A Sunday morning flight from Surabaya to Singapore has gone missing, with 162 on board. According to the airline’s official statement, AWQ8501 (a.k.a. QZ8501) departed Juanda International Airport at 2235Z (5:35AM local time), and lost contact with air traffic control nearly one hour later, at just after 2324Z. The regularly scheduled passenger flight is 745 nautical miles direct. The route filed included RAMPY-M635-SURGA, and was planned at two hours and ten minutes flying time. Weather is believed to be a likely factor, as the pilot had reportedly requested weather diversions and a climb related to monsoonal storm activity.
One early report, since declared erroneous by Indonesian authorities, placed a search in Java Sea waters, just southeast of Pulau Belitung. This seems fishy because, although much of the route lacked radar coverage, per ATC tracking procedures there should have been a good idea of roughly where the flight was, at the time of last communications. Thus, the reported search site remains plausible, and perhaps the media has failed to get authorities to clarify they are simply modifying their search locations. Many are frustrated by this situation , as it echoes the many miscommunications following the Malaysia flight incidents, MH370 and MH17, from earlier this year.
It would be nice, in this world where we now all have access to charts, weather data, and so much information, if airline and government authorities would quickly share the hard and basic facts for this incident, including:
- the filed route of flight
- the reported positions along the amended route of flight (time & lat/long)
- the weather data (convective sigmets, satellite weather presentation, at time of departure and at time of disappearance)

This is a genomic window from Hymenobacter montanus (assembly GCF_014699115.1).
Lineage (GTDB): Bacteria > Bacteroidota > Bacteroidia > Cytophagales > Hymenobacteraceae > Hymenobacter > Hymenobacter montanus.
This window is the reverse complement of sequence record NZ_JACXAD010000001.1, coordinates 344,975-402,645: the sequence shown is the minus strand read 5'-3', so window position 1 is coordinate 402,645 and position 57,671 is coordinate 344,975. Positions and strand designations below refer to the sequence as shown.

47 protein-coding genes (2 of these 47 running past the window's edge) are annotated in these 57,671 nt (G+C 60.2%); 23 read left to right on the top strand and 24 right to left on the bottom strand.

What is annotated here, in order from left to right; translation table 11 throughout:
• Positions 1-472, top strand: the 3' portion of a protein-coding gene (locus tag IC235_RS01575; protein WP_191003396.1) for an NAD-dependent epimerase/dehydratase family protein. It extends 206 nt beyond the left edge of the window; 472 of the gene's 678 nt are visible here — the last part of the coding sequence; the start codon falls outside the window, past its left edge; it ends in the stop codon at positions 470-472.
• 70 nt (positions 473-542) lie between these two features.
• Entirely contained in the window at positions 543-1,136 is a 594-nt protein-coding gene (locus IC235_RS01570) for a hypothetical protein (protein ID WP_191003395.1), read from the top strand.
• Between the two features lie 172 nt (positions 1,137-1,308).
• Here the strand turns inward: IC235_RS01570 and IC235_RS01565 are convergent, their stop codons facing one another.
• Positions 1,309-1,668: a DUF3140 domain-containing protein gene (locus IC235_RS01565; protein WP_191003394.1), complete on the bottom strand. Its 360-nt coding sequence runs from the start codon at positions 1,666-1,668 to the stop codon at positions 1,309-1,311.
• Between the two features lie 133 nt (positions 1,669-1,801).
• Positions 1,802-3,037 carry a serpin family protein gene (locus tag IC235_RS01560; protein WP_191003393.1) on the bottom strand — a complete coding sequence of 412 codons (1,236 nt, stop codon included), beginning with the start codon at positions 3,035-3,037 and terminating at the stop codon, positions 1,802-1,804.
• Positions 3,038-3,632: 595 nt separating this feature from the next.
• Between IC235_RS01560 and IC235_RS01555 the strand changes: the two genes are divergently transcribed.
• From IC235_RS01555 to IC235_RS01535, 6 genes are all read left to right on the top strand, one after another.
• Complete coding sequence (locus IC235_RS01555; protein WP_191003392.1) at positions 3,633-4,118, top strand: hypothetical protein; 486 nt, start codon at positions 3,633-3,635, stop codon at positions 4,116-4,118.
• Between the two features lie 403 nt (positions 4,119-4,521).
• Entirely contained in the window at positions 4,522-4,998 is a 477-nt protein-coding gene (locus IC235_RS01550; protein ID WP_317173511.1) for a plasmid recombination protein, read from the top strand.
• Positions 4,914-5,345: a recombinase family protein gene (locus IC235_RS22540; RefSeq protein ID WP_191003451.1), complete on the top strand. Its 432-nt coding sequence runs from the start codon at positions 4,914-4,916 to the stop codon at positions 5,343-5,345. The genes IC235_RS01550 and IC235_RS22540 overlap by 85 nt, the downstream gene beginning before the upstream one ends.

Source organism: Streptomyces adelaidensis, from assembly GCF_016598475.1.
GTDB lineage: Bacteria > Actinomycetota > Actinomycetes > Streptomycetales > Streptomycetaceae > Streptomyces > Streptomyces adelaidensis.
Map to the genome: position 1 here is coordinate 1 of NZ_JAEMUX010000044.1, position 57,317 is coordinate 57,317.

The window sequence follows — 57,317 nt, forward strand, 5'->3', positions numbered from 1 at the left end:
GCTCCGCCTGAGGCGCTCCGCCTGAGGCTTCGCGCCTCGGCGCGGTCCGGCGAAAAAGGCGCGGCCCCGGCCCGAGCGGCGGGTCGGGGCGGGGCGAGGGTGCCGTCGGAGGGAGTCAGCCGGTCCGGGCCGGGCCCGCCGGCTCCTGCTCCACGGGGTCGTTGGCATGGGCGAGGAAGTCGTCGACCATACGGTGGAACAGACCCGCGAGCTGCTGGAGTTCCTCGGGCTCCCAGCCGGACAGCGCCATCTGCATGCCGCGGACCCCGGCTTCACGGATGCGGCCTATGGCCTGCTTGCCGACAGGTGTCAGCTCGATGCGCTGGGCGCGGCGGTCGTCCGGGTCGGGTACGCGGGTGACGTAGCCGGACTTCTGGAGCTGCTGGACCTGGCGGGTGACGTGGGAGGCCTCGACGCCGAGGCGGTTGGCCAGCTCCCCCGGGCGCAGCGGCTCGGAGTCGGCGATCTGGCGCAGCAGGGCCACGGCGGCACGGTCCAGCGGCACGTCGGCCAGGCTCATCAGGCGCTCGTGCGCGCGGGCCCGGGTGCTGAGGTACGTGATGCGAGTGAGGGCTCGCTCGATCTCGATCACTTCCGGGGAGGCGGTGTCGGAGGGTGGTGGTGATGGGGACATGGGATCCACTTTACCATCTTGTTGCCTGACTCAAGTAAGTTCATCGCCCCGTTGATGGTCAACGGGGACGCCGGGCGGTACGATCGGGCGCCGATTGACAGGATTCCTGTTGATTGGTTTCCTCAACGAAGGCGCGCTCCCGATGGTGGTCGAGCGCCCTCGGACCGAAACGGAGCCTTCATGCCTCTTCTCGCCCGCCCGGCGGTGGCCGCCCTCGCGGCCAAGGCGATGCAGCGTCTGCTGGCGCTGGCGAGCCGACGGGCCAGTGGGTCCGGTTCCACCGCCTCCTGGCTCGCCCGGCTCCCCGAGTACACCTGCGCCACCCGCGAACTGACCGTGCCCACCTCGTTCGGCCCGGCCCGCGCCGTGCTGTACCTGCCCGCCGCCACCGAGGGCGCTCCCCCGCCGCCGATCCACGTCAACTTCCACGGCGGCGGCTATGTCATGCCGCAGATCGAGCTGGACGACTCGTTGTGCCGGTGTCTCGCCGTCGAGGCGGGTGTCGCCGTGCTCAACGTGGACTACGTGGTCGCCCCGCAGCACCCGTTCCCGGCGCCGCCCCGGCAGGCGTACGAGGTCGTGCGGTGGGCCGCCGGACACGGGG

- any relevant transcribed communications between the flight and ATC (voice, or datalink)
- and other known and releasable information.
Given the heightened fears of terrorism in today’s world, it is understandable that some details might be concealed for real security reasons, but much of what authorities continue to hide is clearly releasable. The key lessons we learned during the Malaysian incidents was that aviation officials, both at the airlines and with the regulatory agencies, need to evolve away from their old pro-business ‘informational control and PR spin’ habits. Let the people know the facts, and right away. That said, it is commendable that the Indonesian Ministry of Transport did make a fairly quick release of some flight data, including a Data Manifest (listing all passengers and personnel),and a Load and Trim Sheet (showing fuel, routes, etc.).
Here are portions of the World Hi Chart, in two sections, showing
the approximate direct route updated charts, with orange boxes marking filed route fixes. The red arrow marks two degrees of latitude (120 nautical miles) for scale.
- AirAsia A320 disappears en route in bad weather, but weather won’t be only area of investigative focus
- Everything we know about the weather when AirAsia Flight 8501 went missing – article by Andrew Freedman, including a discussion of ‘Intertropical Convergence Zone’
- AirAsia Flight 8501: Preliminary Meteorological Analysis – Weather Graphics website, by Tim Vasquez
- Same flight, one day earlier (FlightRadar24)